Book Buzz Episode 49 – I Hate This Place & When Women Kill

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Air date: May 12, 2024

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I Hate This Place

When Women Kill

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Hi, this is Jessica Russell. I’m the assistant director of collection services at Sno-Isle Libraries. And welcome to Book Buzz. 

Today's two reading recommendations are spine-tingling books. One is a graphic novel, and the other is true crime. 

First, we’re going to hear from Emily, library associate at the Marysville Library, for a horror story with laughs. Over to you, Emily. 


I Hate This Place by Kyle Starks is a heart-pounding supernatural horror graphic novel with an offbeat sense of humor. 

Young couple Trudy and Gabby arrive at the beautiful, secluded ranch they’ve inherited from an estranged relative and as the sun sets on their first day there, hundreds of vengeful spirits begin laying siege to the house. While they take refuge in a DIY panic room until morning, the women find a VHS recording from the ranch’s previous owner who offers them some hard-won advice: never leave for too long, don’t go out at night, don’t go into the woods any time, and if you see the “Horned Man,” run. If this ominous message from the beyond weren’t enough, more terrestrial threats are also headed for the property, including a deranged hitman and a cult leader from Gabby’s troubled past. 

It was this hurricane of danger and the way Gabby and Trudy reacted to it that hooked me. Whatever comes for them, they don’t let it phase them for long. Right away, they’re seeking out local psychics, a freelance ghost hunter, and some mostly trustworthy farmhands to help them get their house in order.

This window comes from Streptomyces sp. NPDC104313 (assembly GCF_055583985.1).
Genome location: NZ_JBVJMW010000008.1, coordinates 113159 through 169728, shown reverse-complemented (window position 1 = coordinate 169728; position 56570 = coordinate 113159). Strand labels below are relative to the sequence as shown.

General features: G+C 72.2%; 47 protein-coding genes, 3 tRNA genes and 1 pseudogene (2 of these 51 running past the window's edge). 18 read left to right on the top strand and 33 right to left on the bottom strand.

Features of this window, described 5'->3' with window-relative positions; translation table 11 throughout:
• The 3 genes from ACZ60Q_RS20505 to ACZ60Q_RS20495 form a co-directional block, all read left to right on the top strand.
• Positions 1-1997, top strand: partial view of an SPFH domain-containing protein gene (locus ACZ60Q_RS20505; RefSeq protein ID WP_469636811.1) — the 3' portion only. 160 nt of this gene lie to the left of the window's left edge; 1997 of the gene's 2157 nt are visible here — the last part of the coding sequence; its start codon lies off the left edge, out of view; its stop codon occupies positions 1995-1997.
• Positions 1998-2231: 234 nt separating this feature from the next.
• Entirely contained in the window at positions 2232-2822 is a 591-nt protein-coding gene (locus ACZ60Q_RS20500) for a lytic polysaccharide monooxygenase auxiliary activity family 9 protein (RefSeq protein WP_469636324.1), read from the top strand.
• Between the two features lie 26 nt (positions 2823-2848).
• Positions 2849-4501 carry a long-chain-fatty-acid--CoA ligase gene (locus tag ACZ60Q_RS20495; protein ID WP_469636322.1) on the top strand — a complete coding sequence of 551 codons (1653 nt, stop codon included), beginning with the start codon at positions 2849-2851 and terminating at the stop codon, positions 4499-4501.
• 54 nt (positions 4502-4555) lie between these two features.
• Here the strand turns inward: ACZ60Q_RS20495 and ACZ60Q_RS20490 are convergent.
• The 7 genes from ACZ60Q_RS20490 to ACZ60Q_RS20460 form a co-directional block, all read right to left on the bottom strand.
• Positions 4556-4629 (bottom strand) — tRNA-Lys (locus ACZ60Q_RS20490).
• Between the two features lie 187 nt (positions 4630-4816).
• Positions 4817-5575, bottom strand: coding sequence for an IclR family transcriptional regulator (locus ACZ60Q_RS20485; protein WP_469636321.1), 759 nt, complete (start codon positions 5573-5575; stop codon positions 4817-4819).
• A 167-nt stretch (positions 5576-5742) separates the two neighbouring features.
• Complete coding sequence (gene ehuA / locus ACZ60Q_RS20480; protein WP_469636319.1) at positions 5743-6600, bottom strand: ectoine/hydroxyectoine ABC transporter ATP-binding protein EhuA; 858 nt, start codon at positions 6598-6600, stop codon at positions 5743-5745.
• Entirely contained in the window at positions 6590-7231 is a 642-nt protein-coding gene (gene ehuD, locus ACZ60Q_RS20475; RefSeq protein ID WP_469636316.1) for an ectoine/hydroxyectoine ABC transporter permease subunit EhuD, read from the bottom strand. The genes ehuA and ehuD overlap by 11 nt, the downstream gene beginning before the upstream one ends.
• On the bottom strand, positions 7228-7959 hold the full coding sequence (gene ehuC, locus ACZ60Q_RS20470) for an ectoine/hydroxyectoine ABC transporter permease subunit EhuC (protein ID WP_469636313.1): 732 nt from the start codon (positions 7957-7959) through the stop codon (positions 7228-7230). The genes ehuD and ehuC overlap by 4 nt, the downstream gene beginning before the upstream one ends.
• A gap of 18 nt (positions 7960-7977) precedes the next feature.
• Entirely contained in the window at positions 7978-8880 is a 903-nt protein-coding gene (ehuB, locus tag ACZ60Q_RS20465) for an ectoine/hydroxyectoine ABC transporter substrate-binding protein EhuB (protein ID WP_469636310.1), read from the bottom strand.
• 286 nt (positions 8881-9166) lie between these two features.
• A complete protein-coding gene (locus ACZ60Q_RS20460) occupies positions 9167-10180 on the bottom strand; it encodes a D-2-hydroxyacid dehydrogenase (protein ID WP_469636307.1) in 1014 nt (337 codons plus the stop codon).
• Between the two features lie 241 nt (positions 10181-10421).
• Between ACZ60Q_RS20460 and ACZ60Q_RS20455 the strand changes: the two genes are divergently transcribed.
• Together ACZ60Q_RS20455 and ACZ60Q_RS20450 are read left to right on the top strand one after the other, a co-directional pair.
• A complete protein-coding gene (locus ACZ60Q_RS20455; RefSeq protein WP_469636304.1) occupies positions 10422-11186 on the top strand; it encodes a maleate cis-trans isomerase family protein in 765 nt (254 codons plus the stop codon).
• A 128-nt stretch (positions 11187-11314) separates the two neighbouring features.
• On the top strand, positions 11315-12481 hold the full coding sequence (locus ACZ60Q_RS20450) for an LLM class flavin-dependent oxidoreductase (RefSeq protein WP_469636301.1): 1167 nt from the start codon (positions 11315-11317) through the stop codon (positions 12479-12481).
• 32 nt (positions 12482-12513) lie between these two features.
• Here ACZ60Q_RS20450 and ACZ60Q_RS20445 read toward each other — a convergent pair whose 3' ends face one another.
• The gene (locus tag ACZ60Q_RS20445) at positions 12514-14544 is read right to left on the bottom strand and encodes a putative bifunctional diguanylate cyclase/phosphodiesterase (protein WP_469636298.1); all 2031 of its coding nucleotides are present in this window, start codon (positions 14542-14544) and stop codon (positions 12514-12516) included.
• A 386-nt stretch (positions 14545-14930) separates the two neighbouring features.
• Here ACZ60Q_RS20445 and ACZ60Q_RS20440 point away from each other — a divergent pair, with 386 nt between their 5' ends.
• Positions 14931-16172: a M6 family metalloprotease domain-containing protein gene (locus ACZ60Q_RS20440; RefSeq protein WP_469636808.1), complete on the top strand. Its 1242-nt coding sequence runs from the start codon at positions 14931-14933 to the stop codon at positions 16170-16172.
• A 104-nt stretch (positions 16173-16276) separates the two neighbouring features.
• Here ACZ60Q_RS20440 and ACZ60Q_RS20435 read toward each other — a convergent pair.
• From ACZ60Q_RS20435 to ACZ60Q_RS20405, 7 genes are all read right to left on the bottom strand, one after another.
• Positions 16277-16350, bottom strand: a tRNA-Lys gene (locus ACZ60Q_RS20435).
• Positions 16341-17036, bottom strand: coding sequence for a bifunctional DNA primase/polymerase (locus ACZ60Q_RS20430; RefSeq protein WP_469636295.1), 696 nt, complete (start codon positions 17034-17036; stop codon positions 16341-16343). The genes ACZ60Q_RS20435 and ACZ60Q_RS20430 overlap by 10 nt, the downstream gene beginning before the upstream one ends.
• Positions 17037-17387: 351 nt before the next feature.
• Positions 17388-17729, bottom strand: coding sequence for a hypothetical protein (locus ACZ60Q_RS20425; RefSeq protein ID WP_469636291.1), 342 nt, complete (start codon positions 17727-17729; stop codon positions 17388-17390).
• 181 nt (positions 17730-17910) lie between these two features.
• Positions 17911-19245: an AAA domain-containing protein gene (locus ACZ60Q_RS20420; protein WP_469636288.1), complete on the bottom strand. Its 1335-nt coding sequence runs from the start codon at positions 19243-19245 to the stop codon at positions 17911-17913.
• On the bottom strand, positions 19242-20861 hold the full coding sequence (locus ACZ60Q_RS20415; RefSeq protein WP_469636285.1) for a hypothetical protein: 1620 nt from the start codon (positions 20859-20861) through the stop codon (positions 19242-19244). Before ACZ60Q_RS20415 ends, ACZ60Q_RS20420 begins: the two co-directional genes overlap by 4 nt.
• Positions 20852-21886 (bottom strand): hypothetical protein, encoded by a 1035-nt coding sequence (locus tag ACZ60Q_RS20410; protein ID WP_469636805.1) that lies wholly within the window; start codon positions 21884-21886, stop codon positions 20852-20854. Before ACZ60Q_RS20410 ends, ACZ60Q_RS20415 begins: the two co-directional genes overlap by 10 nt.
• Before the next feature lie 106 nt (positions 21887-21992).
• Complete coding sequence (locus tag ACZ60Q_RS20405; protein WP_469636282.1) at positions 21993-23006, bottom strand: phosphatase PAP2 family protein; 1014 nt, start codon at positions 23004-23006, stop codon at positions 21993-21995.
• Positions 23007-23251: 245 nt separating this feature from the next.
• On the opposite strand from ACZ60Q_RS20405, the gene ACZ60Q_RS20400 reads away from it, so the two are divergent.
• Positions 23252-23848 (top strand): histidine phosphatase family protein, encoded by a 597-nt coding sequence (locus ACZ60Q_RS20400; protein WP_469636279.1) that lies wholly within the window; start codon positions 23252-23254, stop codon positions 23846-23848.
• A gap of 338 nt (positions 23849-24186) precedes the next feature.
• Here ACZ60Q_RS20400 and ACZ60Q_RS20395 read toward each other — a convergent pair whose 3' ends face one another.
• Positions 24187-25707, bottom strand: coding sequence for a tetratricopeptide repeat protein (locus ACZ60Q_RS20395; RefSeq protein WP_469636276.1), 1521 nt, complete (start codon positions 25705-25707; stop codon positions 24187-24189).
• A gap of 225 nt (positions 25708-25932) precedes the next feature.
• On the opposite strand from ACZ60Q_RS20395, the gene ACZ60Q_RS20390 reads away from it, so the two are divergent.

The crew behind this series also contribute to the Hellboy: BPRD, Rick and Morty, and Peacemaker comics, so if you like dark and snarky, I Hate This Place is the place to be. 


Thanks, Emily! If you enjoy I Hate This Place, Volume 1 be sure to follow up with “Volume 2.”  

Next, let’s switch to a more serious note and hear from Collection Development Librarian Bridget for a non-fiction book that explores violence and gender. Go ahead, Bridget. 


When Women Kill: Four Crimes Retold by Alia Trabucco Zerán offers a look at four homicides carried out by Chilean women over the course of the twentieth century. While some might offer a sensationalized account of the murders, this book instead offers a nuanced reading of these women's lives and the time in which they lived.  

A shared factor in all of these murders is the shocked response, "but how could a woman do this?" Such violent crimes seemed unthinkable to investigators and the public, across decades and social classes. Even in researching, Zerán often finds herself stymied by both institutional and historical misogyny, as well as a desire to leave the past in the past.  

Part true crime, part research diary, the book asks the reader what causes women to lash out against the restraints of gendered domesticity, and how does the world, including those reading, treat them once they do?  

I found myself enraptured by Zerán's determination to tell the stories of these women, their victims, and in doing so, Chile itself. I highly recommend “When Women Kill: Four Crimes Retold” to both fans of true crime as well as history. 


Thanks, Bridget! That sounds like a thought-provoking book.  

Our recommendations this week are: I Hate This Place by Kyle Starks and When Women Kill: Four Crimes Retold by Alia Trabucco Zerán. 

Join us next time, when we’ll explore more great reading recommendations—interesting books you can find at your favorite local bookstore or at your local library.   

Until then, I’m Jessica Russell from Sno-Isle Libraries.  

Thanks for joining us for Book Buzz on KSER. 

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